The power of positivity and a good plan

Have you ever told yourself, “When I have more money, I’ll be happier”? How about, “I’ll never be able to pay off this debt”? These sort of toxic money thoughts are holding you back from financial success – and happiness! A good financial plan needs to be attainable and measurable, those expressions are neither.

The first step to a financial plan is both the hardest and the easiest – it’s the starting point. The point where you measure how deep you are so that you can calculate what you need to do to get where you want to be. Measuring your budget is usually a huge relief for most people, your finances are no longer a mystical figure floating in the ether, you have defined an attainable and measurable goal.

You need to rescript your brain into thinking positive and actionable thoughts. Here are some tips to help you along your way:

Get good advice
Getting good advice and being reminded that what we want to achieve IS attainable does wonders for an attitude of success. However, you will also need to keep your end-goal in mind.

A good way to do this is to pick out a positive phrase that acts as a sort of rule-of-thumb. For example, “Is this [potential purchase] better than a family vacation / new car / bigger apartment?”

Don’t Rush
One study showed that the farther away a goal seems, and the less sure we are about when it will happen, the more likely we are to give up. Consistency is key.

Use numbers and dates to measure WHEN you want to achieve your goals by. And work out some smaller, short-term goals along the way that will reap quicker results. Paying off debts or saving a certain amount, for example, can leave you with a great feeling of pride and accomplishment. This increases the likelihood of you keeping up your good financial habits.

Dig in your heels
Not next week. Not when you get a raise. Not next year. Get started today – and don’t let up!

Need some good advice? That’s why I’m here. Let’s get in touch!

South Africans lack confidence when it comes to finances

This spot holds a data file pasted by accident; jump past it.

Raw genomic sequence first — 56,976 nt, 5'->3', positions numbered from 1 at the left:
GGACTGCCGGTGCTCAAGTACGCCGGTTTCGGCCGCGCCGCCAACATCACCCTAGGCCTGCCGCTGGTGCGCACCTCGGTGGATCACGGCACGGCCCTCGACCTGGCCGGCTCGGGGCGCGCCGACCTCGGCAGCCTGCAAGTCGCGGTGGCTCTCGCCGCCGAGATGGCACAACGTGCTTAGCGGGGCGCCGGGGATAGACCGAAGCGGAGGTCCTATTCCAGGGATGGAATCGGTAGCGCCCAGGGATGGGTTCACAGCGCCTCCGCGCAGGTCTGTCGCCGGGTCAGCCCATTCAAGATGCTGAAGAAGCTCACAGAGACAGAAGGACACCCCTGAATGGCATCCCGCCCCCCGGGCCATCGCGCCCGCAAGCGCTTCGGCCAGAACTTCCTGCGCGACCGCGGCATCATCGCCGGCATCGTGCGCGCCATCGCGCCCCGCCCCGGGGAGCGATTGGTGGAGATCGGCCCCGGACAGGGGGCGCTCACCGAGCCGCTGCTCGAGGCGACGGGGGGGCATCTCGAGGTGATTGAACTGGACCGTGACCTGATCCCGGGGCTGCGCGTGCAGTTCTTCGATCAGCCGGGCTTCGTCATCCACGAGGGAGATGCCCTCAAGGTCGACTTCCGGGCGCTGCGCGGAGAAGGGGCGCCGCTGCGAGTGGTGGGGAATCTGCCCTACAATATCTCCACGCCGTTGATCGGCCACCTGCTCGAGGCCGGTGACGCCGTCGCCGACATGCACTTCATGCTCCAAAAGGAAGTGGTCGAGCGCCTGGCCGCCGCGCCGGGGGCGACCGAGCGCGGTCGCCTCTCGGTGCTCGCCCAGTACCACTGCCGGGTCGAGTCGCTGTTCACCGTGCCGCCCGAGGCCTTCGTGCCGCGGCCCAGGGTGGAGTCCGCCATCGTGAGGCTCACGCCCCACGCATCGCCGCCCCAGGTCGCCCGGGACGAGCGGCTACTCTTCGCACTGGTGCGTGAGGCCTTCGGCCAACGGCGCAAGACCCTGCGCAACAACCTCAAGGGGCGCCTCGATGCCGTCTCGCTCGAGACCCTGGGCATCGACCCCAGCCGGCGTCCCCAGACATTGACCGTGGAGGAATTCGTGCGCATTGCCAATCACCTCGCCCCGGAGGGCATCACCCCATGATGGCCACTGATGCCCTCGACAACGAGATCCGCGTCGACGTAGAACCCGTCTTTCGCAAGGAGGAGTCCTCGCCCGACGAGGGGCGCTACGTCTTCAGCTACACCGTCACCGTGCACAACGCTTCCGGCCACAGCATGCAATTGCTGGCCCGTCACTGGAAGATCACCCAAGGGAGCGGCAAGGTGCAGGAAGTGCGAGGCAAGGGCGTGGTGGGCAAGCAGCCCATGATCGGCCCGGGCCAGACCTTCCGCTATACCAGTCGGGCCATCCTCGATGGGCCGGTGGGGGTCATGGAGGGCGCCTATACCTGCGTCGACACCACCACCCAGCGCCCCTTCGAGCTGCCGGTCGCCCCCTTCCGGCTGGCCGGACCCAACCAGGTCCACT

Most South African consumers feel challenged by their finances, with relatively few saying that they are highly successful at sticking to their financial goals or are knowledgeable about financial matters.

This was revealed when the Financial Planning Institute of Southern Africa (FPI) conducted a nationwide survey, in conjunction with the Financial Planning Standards Board (FPSB) and a global research firm (GfK), to determine South African citizen’s financial attitude compared to that of the average global citizen.

Both primary and shared household financial decision-makers were surveyed, 19,000 participants from 19 countries around the world, the results revealed the following key findings with regards to South Africa:

Consumers have moderate to low confidence when it comes to their finances.
Only 27% feel strongly confident when it comes to their “financial know-how”, or feel highly successful about sticking to their financial strategies. While 38% of the respondents were strongly confident that they will achieve their financial goals. These figures are higher than their respective global averages, but still aren’t promising.

Home ownership and support for loved ones are top financial priorities.
Home ownership and providing financial support for loved ones were the top financial priorities of South Africans. Other predominant priorities included being free of major debt, retiring in their desired lifestyle and managing finances to achieve life goals.

Financial planning services help to get on track financially.
South African consumers stated that the most helpful financial advice services they received were for retirement planning, budgeting, cash flow, debt management and investment planning.

Most consumers think financial planning should be regulated.
While 43% of respondents in South Africa are unsure whether financial planning is regulated (vs. 41% globally), 67% believe it’s important for financial planning to be regulated, compared to 79% globally.

Trustworthiness is the biggest issue when working with financial professionals.
87% of South African respondents believe that trustworthiness is the biggest barrier when it comes to working with a financial planner. Surprisingly, 70% said they don’t know whom to trust when it comes to financial planning even though they saw it as an important consideration.

Working with a CFP® professional helps consumers feel more knowledgeable about financial matters.
In South Africa, 37% of consumers who work with a CFP® professional report feeling strongly confident in their financial know-how. 29% of consumers who work with any financial professional feel this confident and only 25% who don’t work with any financial professional feel this confident.